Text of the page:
You need to think about this line. Picture a cafeteria serving line except on the other side of the line there are eight officials dressed in uniforms. Some men, some women. All sitting down looking at something in front of them (which you cannot see). You proceed to the end of the line where you have to pay your $20 entry fee. The first person attached a visa to your passport and hands it to the next person in line. The next person stamps the visa and passes it to the next person in line. The next person writes something on the visa, perhaps the expiration date and passes it down. Well, you get the idea. By the time it reached the end of the line (about five minutes) it was completely processed. But they don’t come in order. Two people’s passports came before ours did. Then you pay your $20 (each)

You then take your duly authorized passport to the immigration line. There, then check to make sure you are not a bad fellow, and they take your photo! (remember the $1 fee?). But they take EVERYONE’S photo. It goes pretty fast and by that time your bags are already on the belt. You grab the bags, walk through customs (no problems there) and proceed to every third world airport in the world.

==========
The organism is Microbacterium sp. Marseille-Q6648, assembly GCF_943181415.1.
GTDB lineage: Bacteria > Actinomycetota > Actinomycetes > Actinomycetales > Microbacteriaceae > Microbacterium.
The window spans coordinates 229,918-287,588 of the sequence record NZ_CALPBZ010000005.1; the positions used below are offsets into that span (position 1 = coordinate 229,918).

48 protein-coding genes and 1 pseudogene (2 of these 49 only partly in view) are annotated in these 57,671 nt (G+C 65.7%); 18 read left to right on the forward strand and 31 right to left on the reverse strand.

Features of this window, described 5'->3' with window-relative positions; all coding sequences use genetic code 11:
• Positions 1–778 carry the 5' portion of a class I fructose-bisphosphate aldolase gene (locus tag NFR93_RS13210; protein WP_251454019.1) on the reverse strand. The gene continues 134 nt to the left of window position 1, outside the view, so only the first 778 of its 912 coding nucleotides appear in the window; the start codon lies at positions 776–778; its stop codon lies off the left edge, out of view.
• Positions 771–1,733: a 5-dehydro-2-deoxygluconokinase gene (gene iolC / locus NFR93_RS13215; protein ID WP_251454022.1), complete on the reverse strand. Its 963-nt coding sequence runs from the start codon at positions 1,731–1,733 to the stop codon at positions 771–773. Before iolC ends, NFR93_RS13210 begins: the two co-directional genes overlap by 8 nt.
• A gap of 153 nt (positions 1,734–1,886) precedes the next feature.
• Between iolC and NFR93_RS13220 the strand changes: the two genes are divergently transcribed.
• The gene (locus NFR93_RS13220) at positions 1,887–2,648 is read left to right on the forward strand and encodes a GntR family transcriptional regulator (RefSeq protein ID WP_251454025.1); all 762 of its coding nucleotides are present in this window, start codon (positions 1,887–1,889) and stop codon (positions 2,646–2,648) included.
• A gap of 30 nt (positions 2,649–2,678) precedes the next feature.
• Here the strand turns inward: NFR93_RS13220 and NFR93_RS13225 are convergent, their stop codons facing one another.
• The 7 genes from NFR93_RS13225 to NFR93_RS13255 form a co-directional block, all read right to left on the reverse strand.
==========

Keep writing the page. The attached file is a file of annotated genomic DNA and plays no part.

The airport is teeming with people. Some are holding signs, some are milling around. They are all behind a barrier. The official Airport Taxi people are on our side of the barrier. So we grab one ($7US into town) and proceed to some small Toyota taxi into which I get shoe horned. I cannot sit upright in the Taxi, but of course he wants to be our tour guide for the week. We say no thanks.

We get to the hotel and it is very nice. We are greeted with a welcome cocktail of some tropical fruit juice. John Spooner, the Guest Relationships Manager meets us as well and tells us a bit about Phnom Penh. Our friends Jack and Bruce had been to Cambodia this past summer and met John up in Siem Reap. He is now working out of Phnom Penh and gave us some nice hints about the city.